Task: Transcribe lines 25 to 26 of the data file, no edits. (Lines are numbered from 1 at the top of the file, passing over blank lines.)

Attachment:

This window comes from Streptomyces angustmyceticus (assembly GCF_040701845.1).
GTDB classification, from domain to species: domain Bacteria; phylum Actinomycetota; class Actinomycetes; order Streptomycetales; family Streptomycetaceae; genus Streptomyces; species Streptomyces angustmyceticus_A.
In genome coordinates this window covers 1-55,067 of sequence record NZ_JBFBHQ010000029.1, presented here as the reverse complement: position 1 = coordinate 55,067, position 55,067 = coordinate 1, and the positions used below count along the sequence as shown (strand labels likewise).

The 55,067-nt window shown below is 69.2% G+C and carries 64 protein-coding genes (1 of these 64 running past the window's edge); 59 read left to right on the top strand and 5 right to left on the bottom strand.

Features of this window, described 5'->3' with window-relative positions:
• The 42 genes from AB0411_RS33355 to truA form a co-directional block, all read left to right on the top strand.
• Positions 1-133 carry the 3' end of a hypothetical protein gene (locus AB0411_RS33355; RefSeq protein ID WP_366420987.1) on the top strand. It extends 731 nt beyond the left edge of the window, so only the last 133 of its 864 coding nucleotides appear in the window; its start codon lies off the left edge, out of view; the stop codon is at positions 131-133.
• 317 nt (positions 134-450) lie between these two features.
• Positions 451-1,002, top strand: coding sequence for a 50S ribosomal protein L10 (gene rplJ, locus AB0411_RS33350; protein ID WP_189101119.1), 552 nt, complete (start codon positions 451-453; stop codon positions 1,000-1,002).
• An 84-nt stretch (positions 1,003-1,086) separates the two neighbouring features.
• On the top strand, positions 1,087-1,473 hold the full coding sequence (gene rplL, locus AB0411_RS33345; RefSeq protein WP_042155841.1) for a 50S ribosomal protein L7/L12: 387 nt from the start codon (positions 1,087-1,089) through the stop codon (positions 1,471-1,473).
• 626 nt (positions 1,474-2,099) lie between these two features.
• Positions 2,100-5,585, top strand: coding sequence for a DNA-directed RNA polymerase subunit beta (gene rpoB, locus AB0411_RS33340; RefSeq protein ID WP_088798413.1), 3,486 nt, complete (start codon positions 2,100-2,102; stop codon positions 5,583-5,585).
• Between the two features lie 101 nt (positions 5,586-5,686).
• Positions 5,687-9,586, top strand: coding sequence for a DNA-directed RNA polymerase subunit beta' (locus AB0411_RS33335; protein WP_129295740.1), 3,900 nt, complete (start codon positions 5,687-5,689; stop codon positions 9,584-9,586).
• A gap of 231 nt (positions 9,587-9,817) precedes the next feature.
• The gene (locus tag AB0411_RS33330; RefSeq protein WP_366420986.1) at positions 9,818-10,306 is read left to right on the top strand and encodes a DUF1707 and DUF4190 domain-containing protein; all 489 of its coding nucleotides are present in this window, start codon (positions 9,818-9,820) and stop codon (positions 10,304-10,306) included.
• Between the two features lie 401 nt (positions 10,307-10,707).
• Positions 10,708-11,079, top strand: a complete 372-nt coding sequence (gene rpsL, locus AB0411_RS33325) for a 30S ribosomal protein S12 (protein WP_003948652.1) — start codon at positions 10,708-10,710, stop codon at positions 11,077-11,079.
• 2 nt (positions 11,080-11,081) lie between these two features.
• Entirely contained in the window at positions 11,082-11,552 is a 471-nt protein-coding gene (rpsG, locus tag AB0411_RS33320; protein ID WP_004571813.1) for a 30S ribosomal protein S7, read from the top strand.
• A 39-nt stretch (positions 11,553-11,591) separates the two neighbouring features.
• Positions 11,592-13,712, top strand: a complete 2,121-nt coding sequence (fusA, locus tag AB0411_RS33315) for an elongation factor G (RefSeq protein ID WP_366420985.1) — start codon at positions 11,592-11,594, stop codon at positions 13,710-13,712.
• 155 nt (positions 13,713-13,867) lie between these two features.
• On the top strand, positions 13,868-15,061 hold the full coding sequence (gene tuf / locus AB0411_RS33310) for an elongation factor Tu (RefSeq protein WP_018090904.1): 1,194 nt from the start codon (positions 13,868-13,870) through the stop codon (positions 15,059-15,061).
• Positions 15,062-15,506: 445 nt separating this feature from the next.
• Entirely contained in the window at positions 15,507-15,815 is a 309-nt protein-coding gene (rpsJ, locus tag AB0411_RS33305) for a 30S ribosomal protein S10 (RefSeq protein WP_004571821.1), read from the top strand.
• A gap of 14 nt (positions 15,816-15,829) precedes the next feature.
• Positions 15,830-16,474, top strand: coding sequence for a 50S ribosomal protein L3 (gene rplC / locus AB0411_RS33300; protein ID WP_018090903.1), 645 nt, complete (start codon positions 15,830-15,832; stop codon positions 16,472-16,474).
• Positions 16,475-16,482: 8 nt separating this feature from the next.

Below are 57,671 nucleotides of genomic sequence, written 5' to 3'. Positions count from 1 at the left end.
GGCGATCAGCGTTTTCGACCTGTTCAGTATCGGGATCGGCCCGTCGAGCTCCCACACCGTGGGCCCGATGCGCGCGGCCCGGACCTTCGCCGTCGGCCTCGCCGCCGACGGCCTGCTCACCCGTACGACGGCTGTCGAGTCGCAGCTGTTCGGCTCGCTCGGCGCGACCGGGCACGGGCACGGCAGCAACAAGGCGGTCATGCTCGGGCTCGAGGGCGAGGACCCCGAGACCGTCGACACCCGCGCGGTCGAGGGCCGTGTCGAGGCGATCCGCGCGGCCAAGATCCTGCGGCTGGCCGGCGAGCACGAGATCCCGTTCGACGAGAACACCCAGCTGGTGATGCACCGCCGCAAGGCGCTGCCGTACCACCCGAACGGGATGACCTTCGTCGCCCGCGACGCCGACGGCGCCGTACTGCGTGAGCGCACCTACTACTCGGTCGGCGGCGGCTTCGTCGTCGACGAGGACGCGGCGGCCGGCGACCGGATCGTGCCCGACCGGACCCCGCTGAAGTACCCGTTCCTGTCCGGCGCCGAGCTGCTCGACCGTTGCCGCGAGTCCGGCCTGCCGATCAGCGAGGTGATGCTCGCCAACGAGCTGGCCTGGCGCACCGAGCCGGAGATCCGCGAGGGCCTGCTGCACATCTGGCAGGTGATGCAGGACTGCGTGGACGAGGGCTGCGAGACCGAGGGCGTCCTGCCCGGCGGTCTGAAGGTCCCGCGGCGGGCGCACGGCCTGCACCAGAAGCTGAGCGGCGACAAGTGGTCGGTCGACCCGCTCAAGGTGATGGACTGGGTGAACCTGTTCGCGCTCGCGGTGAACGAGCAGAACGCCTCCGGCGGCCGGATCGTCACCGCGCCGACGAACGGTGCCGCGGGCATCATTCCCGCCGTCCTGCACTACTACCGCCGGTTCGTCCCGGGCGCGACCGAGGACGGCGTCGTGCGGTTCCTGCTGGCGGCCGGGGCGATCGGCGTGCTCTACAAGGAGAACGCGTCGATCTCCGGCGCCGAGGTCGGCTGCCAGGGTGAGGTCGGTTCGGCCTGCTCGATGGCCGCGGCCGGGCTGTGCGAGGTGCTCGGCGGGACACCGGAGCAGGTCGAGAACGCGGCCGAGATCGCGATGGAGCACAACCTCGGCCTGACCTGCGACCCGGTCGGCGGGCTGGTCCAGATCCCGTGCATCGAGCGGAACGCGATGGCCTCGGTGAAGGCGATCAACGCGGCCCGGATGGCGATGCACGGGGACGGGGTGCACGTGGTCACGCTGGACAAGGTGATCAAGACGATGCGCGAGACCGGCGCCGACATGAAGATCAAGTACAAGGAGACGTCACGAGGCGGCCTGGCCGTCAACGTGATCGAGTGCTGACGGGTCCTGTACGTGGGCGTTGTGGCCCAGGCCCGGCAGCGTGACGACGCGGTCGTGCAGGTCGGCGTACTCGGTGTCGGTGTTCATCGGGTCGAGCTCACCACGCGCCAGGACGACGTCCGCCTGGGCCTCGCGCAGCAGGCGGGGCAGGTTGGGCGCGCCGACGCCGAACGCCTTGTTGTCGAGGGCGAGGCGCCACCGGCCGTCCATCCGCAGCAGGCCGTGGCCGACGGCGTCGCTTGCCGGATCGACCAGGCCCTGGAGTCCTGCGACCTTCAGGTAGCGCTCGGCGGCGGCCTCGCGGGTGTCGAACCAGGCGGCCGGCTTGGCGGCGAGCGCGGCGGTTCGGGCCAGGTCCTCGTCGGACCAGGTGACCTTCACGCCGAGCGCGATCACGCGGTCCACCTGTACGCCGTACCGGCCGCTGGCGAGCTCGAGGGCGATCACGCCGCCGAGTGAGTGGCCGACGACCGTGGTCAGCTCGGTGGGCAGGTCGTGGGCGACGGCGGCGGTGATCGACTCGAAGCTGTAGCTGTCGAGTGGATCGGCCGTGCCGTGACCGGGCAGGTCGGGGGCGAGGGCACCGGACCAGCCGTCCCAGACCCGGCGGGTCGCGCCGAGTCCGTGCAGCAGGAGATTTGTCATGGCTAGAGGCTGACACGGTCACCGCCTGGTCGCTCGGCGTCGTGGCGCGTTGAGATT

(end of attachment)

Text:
• On the top strand, positions 13,868-15,061 hold the full coding sequence (gene tuf / locus AB0411_RS33310) for an elongation factor Tu (RefSeq protein WP_018090904.1): 1,194 nt from the start codon (positions 13,868-13,870) through the stop codon (positions 15,059-15,061).
• Positions 15,062-15,506: 445 nt separating this feature from the next.